E.G., Bennett Paper Corp. v. Commissioner [Dec. 38,886], 78 T.C. 458 (1982), affd. [81-2 USTC ¶ 9208] 699 F.2d 450 (8th Cir. 1983); Kennedy v. Commissioner, T.C. Memo. 1973-15.
However, all is not lost for petitioner because the disqualifying fact, just discussed in terms of section 162, is irrelevant when we turn to a consideration of the applicability of section 212. There is no requirement in that latter section that the taxpayer be in a trade or business, and, indeed, the perceived need for the omission of such requirement is the raison d'etre for its enactment. United States v. Gilmore, 372 U.S. 39 (1963).
Section 212(2) allows a deduction all ordinary and necessary expenses paid or incurred for the management, conservation, or maintenance of property held for the production of income. Again, we note our finding that the rental payments were ordinary and necessary. Thus, the question remains whether such payments were incurred for the management, conservation, or maintenance of property held for the production of income.
The property that was held in this case was not the land or the building, it was the leasehold interest, upon which annual payments were due. This interest was acquired by petitioner with but a single objective in mind: to generate recurring income in the near future. No profound leap of legal logic is necessary for us to conclude that the lease was purchased and subsequently held for the production of income.
See, e.g., Artukovich v. Commissioner [Dec 32, 195], 61 T.C. 100, 107 (1973).
E.G., Madison Gas & Electric Co. v. Commissioner [Dec. 36,142], 72 T.C. 521 (1979), affd. [80-2 USTC ¶ 9754] 633 F.2d 512 7 th Cir. 1980).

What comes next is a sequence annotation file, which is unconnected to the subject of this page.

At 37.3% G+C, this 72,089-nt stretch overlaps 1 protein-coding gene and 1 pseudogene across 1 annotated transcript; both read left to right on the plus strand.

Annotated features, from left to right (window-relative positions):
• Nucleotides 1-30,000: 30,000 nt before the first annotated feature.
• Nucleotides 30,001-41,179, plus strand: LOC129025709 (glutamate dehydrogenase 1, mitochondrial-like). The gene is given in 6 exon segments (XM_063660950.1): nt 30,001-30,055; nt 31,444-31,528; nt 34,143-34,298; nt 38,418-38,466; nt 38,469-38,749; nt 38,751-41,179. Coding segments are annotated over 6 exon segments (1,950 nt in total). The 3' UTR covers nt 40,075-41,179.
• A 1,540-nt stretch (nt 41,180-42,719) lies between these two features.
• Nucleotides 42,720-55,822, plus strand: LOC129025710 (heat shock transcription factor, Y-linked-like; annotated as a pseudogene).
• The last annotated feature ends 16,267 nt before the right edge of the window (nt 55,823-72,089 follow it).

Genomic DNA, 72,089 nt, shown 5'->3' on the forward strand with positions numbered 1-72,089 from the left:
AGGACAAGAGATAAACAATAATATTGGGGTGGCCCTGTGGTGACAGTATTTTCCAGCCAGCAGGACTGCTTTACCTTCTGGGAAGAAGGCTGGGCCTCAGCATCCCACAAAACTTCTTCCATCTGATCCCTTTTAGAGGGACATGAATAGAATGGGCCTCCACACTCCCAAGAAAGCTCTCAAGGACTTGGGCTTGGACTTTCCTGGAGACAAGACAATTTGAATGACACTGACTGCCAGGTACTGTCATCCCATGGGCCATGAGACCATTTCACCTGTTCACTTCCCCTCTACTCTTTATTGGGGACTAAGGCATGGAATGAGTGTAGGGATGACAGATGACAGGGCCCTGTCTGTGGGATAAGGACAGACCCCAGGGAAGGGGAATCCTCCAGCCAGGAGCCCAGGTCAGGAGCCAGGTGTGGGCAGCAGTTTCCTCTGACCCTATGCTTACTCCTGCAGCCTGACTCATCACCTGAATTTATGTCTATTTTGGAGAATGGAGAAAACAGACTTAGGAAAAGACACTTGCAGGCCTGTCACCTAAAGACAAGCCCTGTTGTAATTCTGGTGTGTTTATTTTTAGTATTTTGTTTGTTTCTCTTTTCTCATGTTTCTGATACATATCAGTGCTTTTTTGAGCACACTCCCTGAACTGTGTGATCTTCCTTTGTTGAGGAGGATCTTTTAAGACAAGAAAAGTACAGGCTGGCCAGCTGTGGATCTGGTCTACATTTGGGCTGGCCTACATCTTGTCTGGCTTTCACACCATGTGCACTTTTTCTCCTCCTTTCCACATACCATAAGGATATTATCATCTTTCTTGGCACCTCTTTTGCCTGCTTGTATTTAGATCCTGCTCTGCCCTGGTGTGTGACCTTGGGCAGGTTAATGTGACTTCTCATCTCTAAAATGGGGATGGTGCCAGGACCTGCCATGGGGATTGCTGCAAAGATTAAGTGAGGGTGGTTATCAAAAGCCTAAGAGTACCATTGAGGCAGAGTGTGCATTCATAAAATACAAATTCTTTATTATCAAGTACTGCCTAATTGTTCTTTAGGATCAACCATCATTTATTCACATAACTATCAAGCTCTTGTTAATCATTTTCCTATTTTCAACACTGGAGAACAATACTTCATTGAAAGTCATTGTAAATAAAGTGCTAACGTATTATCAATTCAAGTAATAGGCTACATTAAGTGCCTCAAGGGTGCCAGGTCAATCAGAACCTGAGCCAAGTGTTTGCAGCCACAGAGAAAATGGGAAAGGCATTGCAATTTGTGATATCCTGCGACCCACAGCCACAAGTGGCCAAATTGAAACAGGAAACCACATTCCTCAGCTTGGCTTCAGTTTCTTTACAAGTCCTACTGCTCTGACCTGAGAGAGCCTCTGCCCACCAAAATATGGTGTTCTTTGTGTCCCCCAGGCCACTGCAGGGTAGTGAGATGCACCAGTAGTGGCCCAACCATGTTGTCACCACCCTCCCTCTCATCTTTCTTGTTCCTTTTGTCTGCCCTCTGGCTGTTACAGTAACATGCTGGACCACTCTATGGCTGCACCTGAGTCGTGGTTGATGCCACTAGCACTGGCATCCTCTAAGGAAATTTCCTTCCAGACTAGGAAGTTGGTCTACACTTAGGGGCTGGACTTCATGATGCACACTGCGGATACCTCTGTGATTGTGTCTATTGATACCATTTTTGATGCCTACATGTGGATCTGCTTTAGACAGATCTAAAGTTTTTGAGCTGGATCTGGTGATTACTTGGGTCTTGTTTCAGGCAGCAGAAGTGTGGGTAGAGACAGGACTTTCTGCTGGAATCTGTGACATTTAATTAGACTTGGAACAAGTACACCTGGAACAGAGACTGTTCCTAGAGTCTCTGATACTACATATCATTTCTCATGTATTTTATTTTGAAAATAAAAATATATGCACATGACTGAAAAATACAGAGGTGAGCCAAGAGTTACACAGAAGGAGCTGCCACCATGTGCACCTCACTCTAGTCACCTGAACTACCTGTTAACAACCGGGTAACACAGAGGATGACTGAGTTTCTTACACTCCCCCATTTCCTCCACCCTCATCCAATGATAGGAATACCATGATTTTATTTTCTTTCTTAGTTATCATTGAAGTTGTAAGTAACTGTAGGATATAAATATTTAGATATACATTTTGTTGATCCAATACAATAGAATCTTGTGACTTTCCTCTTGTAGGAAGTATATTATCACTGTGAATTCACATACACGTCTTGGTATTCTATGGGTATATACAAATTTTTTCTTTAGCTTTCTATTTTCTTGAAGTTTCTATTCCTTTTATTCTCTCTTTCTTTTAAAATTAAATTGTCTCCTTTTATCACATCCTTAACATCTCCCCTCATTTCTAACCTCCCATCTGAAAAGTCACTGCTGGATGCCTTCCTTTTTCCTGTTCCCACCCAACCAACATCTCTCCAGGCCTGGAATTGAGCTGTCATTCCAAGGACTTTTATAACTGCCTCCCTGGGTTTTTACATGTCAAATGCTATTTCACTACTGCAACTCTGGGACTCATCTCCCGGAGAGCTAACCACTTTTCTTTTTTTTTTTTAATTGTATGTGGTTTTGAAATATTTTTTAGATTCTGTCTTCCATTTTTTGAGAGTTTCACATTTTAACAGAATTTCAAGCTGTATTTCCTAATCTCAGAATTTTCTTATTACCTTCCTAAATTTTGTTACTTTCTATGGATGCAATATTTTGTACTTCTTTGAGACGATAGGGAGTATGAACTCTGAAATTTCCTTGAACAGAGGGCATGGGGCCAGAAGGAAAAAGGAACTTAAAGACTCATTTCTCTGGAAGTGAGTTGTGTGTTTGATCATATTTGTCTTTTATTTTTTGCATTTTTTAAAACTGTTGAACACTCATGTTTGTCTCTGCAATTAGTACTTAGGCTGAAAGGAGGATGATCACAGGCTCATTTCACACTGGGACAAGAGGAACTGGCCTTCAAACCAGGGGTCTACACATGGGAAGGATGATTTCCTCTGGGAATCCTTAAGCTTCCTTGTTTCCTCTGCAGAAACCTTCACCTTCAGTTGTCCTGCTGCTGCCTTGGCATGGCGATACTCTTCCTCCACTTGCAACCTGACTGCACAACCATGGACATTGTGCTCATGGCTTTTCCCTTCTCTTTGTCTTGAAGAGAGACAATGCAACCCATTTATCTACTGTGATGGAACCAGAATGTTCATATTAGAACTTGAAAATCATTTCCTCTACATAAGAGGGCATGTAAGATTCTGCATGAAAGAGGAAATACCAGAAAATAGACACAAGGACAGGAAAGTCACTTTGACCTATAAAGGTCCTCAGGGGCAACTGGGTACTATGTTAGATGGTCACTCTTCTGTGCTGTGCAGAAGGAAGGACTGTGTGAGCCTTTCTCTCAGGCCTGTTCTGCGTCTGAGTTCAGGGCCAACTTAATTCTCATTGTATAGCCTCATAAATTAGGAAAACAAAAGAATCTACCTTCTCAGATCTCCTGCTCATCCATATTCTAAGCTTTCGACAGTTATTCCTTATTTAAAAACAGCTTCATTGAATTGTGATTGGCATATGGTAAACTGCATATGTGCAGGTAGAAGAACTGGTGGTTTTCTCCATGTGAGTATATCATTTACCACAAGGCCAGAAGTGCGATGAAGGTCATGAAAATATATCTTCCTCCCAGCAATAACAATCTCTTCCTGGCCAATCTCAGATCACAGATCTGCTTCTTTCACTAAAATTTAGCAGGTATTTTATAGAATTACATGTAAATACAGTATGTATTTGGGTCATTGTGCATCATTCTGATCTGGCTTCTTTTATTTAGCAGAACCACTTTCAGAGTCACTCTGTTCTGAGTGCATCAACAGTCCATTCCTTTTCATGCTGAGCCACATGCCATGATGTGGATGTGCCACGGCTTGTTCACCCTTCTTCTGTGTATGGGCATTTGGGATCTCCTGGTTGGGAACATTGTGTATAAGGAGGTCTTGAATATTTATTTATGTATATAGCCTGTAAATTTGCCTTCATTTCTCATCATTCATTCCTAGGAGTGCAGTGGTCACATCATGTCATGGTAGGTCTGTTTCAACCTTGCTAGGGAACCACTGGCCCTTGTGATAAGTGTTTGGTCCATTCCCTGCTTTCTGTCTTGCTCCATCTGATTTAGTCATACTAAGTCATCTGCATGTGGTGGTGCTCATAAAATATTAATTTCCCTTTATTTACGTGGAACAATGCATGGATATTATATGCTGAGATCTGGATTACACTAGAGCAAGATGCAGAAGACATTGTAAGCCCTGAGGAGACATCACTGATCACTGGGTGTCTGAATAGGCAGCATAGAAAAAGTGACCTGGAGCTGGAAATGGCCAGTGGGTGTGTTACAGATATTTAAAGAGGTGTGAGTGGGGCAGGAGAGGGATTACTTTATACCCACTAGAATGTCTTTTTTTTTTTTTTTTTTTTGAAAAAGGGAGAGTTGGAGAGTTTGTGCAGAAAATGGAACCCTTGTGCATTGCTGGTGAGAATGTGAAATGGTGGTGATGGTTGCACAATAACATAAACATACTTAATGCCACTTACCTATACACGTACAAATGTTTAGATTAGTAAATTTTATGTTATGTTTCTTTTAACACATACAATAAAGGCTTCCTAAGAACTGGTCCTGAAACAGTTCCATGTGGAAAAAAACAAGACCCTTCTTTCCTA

During 1976, petitioner received no income from his leasehold acquisition. However, this does not preclude deductibility. Section 1.212-1(b), Income Tax Regs., provides that “income” as used in section 212 includes income which the taxpayer “may realize in subsequent taxable years; and is not confined to recurring income but applies as well to gains from the disposition of property.” See H. Rept. 2333, 77th Cong., 1st Sess. (1942), 1942-2 C.B. 372, 430. Thus, expenses incurred with respect to property held for the production of future recurring income, as well as for future appreciation, may be deductible under section 212(2). Horrmann v. Commissioner, 17 T.C. 903, 908 (1951); Robinson v. Commissioner, 2 T.C. 305, 308-309 (1943). We find that petitioner held the lease for the production of future income for purposes of section 212(2).
We are conscious that there is a requirement under section 212 that the taxpayer have a proprietary or possessory interest in the income-producing property. See Walet v. Commissioner, 31 T.C. 461, 472 n. 1 (1958), affd. 272 F.2d 694 (5th Cir. 1959); Frank v. Commissioner, 20 T.C. 511, 514 (1953); Beck v. Commissioner, 15 T.C. 642, 670 (1950), affd. 194 F.2d 537 (2d Cir. 1952); Weinstein v. United States, 190 Ct. Cl. 437, 420 F.2d 700, 702 (1970). We have found that petitioner met this requirement by virtue of his ownership of the lease. We are unable to find authority for an additional requirement that such property be currently capable of producing income. This is clearly not the rule in the case of property that is held for investment. However, section 1.212-1(b), Income Tax Regs., is not limited to this latter situation but embraces both the holding of property for future recurring income and the holding of property for investment within its confines. To hold that current deductions are not allowable with respect to property held for the production of income would require us to ignore the plain language of this regulation. Accordingly, we find that the conditions for the deductibility of the expenses in dispute have been met under section 212(2).